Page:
Most of you won’t know me but a very few of you may recognize me. My name is Sassy Hunt and Lindie’s granddaughter, Beth, gave me to her in 2016 when she visited Colorado.
I’m excited because I have been going on the travels with Dan and Lindie. For the longest time, I lived on Lindie’s rolling bag but when they were in Bocas del Toro, they finally let me go to some of the places in town with them too.
When I do something exciting, I will add a new post. In the meantime, here are my pictures of my adventures in Bocas.
Bocas del Toro is an archipelago (group of islands) at the northeastern part of Panama, very close to the Costa Rican border. This is an extremely popular tourist destination even though you are seriously warned not to drink the water (which also means not to eat anything that is washed such as raw vegetables and to avoid ice). Unlike other tourist areas like Granada Nicaragua where the nicer restaurants or ones that cater to tourists which use filtered water for drinking and ice, we didn’t see/hear of any in Bocas that did that.
We were extremely careful not to drink unfiltered water and not to use ice or eat raw veggies. I would have thought I got the amoeba infection there anyway except that the incubation period is much longer. (I did try literally a single drop of homemade hot sauce in a restaurant a few hours before I got sick but that wasn’t the cause if it truly was an amoeba infection).
While I didn’t get to enjoy anything other than walking around, Dan went on an all day catamaran ride where he snorkeled and saw starfish (and got sunburned). We had planned to go on a bio-luminescence tour one night but couldn’t because of the diarrhea. By the time I was well enough to consider being on a boat without a restroom for 2 hours, the moon was out again so you wouldn’t be able to see the glow.
Other common activities in the area are bicycling (we did do that-me once and Dan several times), fishing, shopping the locally made tourist items, and the like.
To get to Bocas, you go to Almirante, a small town on the mainland. As you arrive into town, there is often a person on a bike who offers to show you where to park and get the taxi (for whatever you tip the person). You park your car in a gated lot for $3 per day (not 24 hours so if you arrive on Monday and leave on Wednesday, you pay $9). From there it is a short walk to the water taxi that takes you to the island for $7 per trip per person or $10 round trip (if you do a better job of keeping up with your receipt than we did, LOL). That ride is about 30 minutes and the water taxis run every 30 minutes from 6 AM to 6 PM. The ride was fairly calm both ways since you are in a bay area.
Food is pretty good and not outrageously expensive. We had excellent seafood, usually Corvina which is a very mild sea bass.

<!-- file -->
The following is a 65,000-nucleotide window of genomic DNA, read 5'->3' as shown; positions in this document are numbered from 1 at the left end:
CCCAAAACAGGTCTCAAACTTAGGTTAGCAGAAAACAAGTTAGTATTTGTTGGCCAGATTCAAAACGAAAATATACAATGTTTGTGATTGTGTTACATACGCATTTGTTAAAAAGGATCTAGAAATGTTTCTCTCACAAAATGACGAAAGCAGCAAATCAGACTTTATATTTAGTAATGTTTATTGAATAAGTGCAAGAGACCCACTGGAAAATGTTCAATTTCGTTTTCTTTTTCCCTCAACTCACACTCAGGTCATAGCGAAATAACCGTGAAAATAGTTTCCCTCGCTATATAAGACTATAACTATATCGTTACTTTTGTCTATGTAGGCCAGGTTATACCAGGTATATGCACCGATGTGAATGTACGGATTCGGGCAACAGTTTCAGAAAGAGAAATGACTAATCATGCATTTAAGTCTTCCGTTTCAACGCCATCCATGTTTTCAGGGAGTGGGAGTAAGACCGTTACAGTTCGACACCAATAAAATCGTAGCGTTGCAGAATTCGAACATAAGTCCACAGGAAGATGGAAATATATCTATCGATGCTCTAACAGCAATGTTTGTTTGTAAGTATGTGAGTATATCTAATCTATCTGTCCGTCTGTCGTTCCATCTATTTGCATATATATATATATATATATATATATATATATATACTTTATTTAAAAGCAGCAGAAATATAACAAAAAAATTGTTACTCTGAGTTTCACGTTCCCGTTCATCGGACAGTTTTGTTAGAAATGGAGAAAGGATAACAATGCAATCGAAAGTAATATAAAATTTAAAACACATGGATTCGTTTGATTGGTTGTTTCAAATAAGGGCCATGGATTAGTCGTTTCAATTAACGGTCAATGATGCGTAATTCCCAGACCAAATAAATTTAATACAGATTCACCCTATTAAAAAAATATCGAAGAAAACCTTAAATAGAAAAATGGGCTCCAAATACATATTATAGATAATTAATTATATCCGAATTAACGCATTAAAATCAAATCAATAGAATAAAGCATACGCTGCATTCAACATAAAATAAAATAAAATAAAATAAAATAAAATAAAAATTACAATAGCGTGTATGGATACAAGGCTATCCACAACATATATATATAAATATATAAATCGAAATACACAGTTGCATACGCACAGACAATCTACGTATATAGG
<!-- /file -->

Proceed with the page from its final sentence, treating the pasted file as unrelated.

The weather was mild with afternoon rains most days.
The drive to Almirante was verdant with rural, poor, windy, hilly roads, and was very pleasant. There are places where the road slumps several inches with no warnings. A lovely drive but quite long given the distance is only 180 KM (111 miles). It is supposed to take just over 3 hours but was really closer to 5, including a 30 minute stop for a bite to eat. Not sure why but many of the indigenous Guaymi peoples’ houses in this area are on stilts, in the mountainous area of the drive. (We did see clothes drying under some of the houses but don’t know if that is the reason for the stilts.)
Most of the time in Costa Rica we were staying somewhere where we didn’t eat out much. In Monteverde we stayed with a local family who cooked for us. Here at the Finca Soley there is a kitchen and we make our lunch and dinner (breakfast is provided).
In Nicaragua we ate out all of our lunches and dinners. Our “go to” place was “The Garden Cafe”. Good local food, excellent sea bass (corvina). There was also a Chinese restaurant where you chose your ingredients and sauces and they stir fried it for you. I believe it was called “Wok and Roll”. The “Pita Pita” restaurant was great as well. El Zaquan was excellent but a bit more expensive than some of the others. I think all of the restaurants had courtyards, often with a fountain.
We were careful about the tap water in Nicaragua. We either used our own purified water or made sure the restaurant we ate at used purified water to cook, serve, and for ice. Initially we steered away from raw veggies/fruits in fear of their being washed in bad water but we found that wasn’t a problem at the restaurants we went to. I was glad to have a fresh salad again.
Here are a few pictures from various restaurants to give you a feel for them.